Another sad day
The mayor announced in the paper that the gates at Flanagan Park would be unlocked and open for the basketball courts on Fridays from 5:00 to 7:00 o’clock. I arrived around 4:30 to find about 20 adults already gathered. By 4:50 the group had grown to about 75 to 90 people of all ages [from seniors like me to grade school age children with parents]. Quite impressive on a chilly/rainy evening when a game of hoops would be the last thing on most minds.
5 p.m. came and there was no one present with a key. About 5:10, the mayor arrived, flashing a key and informing everyone about his plan for the evening on the courts like a coach about to have practice. Unfortunately, more than half the assembly were grown men and women who bristled at the tone of being talked to like children. I too, was offended by the blatant show of disrespect and superiority on his part. If this was an attempt at bridge building or a fresh start, it was on the wrong path right from the start.
Things went downhill swiftly from there. The air was abuzz with moans of resentment about the tone of voice, rejection of his plan for the evening, and the insinuation that he knew better that all of us together what was best. All things put together reeked of arrogance.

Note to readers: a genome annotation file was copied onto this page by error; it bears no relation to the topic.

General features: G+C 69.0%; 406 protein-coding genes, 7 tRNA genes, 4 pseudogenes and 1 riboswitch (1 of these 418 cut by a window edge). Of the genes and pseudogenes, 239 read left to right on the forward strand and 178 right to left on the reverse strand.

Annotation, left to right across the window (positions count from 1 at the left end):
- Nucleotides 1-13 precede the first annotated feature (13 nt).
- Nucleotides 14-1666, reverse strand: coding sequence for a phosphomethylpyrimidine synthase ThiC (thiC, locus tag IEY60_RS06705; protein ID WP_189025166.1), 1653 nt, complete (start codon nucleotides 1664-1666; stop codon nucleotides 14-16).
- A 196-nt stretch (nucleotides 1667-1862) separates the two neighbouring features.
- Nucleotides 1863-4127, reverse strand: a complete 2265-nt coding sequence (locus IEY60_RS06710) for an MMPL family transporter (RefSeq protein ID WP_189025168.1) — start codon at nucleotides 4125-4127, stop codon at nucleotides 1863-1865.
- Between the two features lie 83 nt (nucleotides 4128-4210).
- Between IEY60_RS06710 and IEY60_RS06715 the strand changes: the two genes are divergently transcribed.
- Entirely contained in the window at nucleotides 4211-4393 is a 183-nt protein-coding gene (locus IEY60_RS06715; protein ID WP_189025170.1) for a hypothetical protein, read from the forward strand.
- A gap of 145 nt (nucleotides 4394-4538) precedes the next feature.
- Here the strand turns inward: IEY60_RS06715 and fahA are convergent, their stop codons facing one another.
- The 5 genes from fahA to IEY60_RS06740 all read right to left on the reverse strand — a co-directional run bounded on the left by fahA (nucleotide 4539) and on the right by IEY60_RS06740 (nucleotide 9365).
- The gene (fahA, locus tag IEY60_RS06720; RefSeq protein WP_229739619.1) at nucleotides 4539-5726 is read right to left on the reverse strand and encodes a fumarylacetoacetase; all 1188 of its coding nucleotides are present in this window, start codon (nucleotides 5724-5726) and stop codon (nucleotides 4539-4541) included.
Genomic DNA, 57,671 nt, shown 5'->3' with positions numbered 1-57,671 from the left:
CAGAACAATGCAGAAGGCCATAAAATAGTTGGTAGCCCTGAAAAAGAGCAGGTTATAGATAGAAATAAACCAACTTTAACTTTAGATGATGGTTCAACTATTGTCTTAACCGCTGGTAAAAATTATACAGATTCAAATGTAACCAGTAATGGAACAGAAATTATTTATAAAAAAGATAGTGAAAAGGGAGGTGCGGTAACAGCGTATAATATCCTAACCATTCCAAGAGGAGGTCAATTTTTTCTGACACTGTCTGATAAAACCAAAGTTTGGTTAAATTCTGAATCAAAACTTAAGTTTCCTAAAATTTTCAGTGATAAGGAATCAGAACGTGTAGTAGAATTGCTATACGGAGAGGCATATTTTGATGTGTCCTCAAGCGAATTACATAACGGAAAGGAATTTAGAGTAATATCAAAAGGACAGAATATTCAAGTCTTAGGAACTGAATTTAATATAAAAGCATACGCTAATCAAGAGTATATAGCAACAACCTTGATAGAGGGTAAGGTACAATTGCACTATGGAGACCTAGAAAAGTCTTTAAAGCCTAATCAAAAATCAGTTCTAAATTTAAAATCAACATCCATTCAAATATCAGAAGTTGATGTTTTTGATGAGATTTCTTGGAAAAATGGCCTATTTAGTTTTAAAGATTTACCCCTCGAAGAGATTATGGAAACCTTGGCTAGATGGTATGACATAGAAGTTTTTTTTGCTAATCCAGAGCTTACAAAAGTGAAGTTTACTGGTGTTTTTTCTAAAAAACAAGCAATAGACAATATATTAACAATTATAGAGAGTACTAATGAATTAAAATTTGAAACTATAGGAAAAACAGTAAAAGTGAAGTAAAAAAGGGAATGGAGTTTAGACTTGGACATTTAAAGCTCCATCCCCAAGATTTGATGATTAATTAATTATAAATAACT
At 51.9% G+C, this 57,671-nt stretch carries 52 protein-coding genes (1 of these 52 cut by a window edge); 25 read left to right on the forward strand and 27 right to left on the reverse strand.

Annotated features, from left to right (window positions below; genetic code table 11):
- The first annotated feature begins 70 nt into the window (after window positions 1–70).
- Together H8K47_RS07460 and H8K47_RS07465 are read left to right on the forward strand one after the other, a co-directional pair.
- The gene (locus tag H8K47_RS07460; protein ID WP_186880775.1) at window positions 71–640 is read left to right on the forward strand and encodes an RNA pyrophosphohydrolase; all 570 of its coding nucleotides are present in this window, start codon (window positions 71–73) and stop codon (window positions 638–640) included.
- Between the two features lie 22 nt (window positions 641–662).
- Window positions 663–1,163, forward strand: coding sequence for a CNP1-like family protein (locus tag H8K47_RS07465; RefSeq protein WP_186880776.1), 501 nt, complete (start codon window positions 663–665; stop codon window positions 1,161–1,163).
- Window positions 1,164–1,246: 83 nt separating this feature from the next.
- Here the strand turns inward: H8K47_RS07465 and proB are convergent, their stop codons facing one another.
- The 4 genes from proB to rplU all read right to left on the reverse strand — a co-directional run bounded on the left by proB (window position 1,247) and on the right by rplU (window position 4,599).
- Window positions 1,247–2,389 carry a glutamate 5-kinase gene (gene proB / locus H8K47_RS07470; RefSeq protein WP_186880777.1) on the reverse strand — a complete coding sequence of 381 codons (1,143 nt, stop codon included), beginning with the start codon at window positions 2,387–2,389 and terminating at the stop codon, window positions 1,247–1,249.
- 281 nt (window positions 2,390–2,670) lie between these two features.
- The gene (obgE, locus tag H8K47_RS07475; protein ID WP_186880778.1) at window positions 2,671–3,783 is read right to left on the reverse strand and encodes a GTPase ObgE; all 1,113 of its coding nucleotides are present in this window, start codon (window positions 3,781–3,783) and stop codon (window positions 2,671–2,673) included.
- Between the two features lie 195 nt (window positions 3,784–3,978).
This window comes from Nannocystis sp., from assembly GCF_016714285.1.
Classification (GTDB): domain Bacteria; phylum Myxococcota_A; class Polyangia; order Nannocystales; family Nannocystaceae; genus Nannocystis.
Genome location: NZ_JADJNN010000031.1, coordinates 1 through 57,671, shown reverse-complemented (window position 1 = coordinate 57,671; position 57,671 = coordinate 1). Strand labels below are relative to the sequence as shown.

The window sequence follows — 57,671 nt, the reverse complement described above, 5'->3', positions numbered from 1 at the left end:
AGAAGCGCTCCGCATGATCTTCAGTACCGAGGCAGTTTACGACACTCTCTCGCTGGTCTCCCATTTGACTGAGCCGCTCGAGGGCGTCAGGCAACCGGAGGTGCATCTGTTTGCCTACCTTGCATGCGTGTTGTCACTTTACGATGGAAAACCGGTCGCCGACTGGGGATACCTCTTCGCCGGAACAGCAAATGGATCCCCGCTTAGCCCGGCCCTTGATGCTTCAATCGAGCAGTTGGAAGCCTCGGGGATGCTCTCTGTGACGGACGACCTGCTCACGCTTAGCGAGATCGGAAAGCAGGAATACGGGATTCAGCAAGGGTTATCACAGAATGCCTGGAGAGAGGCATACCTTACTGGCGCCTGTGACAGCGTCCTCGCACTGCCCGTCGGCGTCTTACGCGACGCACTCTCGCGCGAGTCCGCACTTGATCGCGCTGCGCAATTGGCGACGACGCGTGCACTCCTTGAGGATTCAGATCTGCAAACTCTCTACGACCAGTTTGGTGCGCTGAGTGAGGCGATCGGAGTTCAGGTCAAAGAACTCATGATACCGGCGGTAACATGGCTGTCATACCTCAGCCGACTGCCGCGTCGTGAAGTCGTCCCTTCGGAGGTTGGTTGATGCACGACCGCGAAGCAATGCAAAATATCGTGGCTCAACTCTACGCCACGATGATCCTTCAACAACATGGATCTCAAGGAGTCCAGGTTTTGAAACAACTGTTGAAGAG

Many of us were not even there to shoot hoops. We were there as a show of solidarity with a whole community of children, adults, and parents who are faced with the threat of penalties over the summer because of the careless acts of a few people. As I departed the park I had a strong sense that hoops and basketballs are not really the issue. There is too much at steak to be beating around bushes or chasing phantoms.
There may be a part of the citizenry we expect the mayor to have all the answers [or pretend to] but, it was clear that he came to the park with an inflexible plan and no intent to listen to the voices in front of him. I would hope that approach could change in the near future for the sake of all concerned but, am not optimistic!